Through the course of his recuperation, Josef fights his hatred of the Germans; Sonya roils with emotion as she comes to see the injured boy as a human being, rather than an enemy, and Willie questions his own motivations for helping the young Pole. Ella, a young German girl who is a cook and maid in a nearby house, befriends Josef. She struggles with her own mother’s decision to remove her from school, forcing her to work as a servant. Josef and Ella fall in love and keep their love a secret through the war. When the war ends, they remain in French-occupied Germany, marry, and start a family. As a mixed Polish-German couple they face the ire of the Germans, and, when their eldest son develops tuberculosis, they fear losing him. Through the years, Josef and Willie deepen their friendship, and Ella and Josef decide to emigrate to the US.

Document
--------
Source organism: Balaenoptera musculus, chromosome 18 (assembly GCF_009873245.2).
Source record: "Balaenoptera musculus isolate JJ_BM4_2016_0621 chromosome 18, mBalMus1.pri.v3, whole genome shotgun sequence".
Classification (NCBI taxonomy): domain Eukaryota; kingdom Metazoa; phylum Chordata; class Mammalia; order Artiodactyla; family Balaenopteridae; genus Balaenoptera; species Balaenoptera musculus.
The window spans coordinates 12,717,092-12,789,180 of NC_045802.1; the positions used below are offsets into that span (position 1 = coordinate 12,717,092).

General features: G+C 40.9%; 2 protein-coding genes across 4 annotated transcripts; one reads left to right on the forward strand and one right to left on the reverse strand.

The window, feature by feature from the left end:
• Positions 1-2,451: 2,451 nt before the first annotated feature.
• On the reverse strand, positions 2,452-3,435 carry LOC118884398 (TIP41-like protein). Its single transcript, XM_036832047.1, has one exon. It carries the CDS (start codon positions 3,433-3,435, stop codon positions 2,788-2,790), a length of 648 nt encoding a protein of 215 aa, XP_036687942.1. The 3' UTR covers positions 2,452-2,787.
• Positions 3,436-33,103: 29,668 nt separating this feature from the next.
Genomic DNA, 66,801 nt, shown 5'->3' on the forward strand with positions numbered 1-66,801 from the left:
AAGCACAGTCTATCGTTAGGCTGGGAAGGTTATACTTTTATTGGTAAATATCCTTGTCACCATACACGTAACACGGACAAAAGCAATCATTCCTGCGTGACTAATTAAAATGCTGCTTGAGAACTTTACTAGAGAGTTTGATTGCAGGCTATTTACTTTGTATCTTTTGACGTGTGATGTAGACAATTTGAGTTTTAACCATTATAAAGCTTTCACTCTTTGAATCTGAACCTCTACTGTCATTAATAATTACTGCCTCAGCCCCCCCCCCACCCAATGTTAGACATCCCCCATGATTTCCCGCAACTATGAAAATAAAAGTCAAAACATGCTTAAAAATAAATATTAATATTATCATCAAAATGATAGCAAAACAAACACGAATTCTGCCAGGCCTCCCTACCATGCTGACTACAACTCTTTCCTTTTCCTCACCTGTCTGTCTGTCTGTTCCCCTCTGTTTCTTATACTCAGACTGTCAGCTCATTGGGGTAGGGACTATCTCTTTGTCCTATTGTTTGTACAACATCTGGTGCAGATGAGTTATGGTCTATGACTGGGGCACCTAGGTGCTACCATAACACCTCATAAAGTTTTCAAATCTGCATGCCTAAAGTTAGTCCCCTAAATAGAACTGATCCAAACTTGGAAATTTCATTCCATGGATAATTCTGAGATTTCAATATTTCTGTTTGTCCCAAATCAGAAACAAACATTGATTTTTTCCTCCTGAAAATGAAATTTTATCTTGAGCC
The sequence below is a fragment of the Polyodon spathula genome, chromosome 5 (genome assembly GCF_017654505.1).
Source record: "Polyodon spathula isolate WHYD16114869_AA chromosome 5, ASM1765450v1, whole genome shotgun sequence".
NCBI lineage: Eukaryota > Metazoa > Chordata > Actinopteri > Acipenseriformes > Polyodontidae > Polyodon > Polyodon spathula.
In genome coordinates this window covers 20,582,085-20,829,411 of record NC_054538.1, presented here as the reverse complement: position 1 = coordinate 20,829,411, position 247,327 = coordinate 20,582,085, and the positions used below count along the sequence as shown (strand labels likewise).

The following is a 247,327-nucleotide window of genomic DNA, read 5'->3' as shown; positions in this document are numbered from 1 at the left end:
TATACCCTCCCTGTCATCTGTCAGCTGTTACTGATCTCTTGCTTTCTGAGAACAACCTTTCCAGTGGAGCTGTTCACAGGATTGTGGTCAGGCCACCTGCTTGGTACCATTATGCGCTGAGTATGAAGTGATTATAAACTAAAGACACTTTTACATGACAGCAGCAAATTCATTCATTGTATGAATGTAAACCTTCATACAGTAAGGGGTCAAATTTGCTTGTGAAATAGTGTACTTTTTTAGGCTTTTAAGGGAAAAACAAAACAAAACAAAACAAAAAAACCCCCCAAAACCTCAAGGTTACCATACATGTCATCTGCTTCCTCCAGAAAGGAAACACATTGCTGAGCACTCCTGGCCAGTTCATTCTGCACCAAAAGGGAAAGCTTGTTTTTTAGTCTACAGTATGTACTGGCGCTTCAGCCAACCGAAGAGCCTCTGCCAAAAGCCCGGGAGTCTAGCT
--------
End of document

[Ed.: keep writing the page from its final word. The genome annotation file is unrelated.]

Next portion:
This story offers a window into the ways some Germans broke the rules to help their declared enemies. It offers the reader a view into the lives of ordinary people through the last two years of the World War II, Allied occupation, near-starvation, and the agonizing decision to leave Europe and settle in a new land.
amazon.com or barnesandnoble.com …Or have your bookstore order the book.
ISBN numbers are: